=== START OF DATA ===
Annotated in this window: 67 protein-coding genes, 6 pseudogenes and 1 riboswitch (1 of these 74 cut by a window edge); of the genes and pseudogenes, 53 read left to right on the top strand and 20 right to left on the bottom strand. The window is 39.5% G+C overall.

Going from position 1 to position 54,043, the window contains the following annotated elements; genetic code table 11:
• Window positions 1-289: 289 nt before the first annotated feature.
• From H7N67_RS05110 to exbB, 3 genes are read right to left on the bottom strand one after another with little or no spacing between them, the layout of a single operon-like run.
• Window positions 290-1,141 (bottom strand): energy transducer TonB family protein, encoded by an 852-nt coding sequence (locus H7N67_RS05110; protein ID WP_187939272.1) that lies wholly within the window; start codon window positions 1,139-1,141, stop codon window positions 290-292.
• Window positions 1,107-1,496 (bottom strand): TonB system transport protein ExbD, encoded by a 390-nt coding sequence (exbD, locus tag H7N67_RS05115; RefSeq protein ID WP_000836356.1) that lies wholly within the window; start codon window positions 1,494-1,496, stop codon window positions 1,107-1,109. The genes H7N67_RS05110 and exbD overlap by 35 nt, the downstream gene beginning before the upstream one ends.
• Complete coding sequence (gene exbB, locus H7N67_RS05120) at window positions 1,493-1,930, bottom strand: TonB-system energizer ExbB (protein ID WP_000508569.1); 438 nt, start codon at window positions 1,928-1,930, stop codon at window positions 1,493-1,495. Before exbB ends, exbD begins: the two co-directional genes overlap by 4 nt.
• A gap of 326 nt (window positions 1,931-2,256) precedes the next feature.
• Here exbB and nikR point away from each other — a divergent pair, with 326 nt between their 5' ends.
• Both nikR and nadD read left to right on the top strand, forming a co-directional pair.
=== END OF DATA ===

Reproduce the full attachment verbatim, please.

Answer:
Annotated in this window: 67 protein-coding genes, 6 pseudogenes and 1 riboswitch (1 of these 74 cut by a window edge); of the genes and pseudogenes, 53 read left to right on the top strand and 20 right to left on the bottom strand. The window is 39.5% G+C overall.

Going from position 1 to position 54,043, the window contains the following annotated elements; genetic code table 11:
• Window positions 1-289: 289 nt before the first annotated feature.
• From H7N67_RS05110 to exbB, 3 genes are read right to left on the bottom strand one after another with little or no spacing between them, the layout of a single operon-like run.
• Window positions 290-1,141 (bottom strand): energy transducer TonB family protein, encoded by an 852-nt coding sequence (locus H7N67_RS05110; protein ID WP_187939272.1) that lies wholly within the window; start codon window positions 1,139-1,141, stop codon window positions 290-292.
• Window positions 1,107-1,496 (bottom strand): TonB system transport protein ExbD, encoded by a 390-nt coding sequence (exbD, locus tag H7N67_RS05115; RefSeq protein ID WP_000836356.1) that lies wholly within the window; start codon window positions 1,494-1,496, stop codon window positions 1,107-1,109. The genes H7N67_RS05110 and exbD overlap by 35 nt, the downstream gene beginning before the upstream one ends.
• Complete coding sequence (gene exbB, locus H7N67_RS05120) at window positions 1,493-1,930, bottom strand: TonB-system energizer ExbB (protein ID WP_000508569.1); 438 nt, start codon at window positions 1,928-1,930, stop codon at window positions 1,493-1,495. Before exbB ends, exbD begins: the two co-directional genes overlap by 4 nt.
• A gap of 326 nt (window positions 1,931-2,256) precedes the next feature.
• Here exbB and nikR point away from each other — a divergent pair, with 326 nt between their 5' ends.
• Both nikR and nadD read left to right on the top strand, forming a co-directional pair.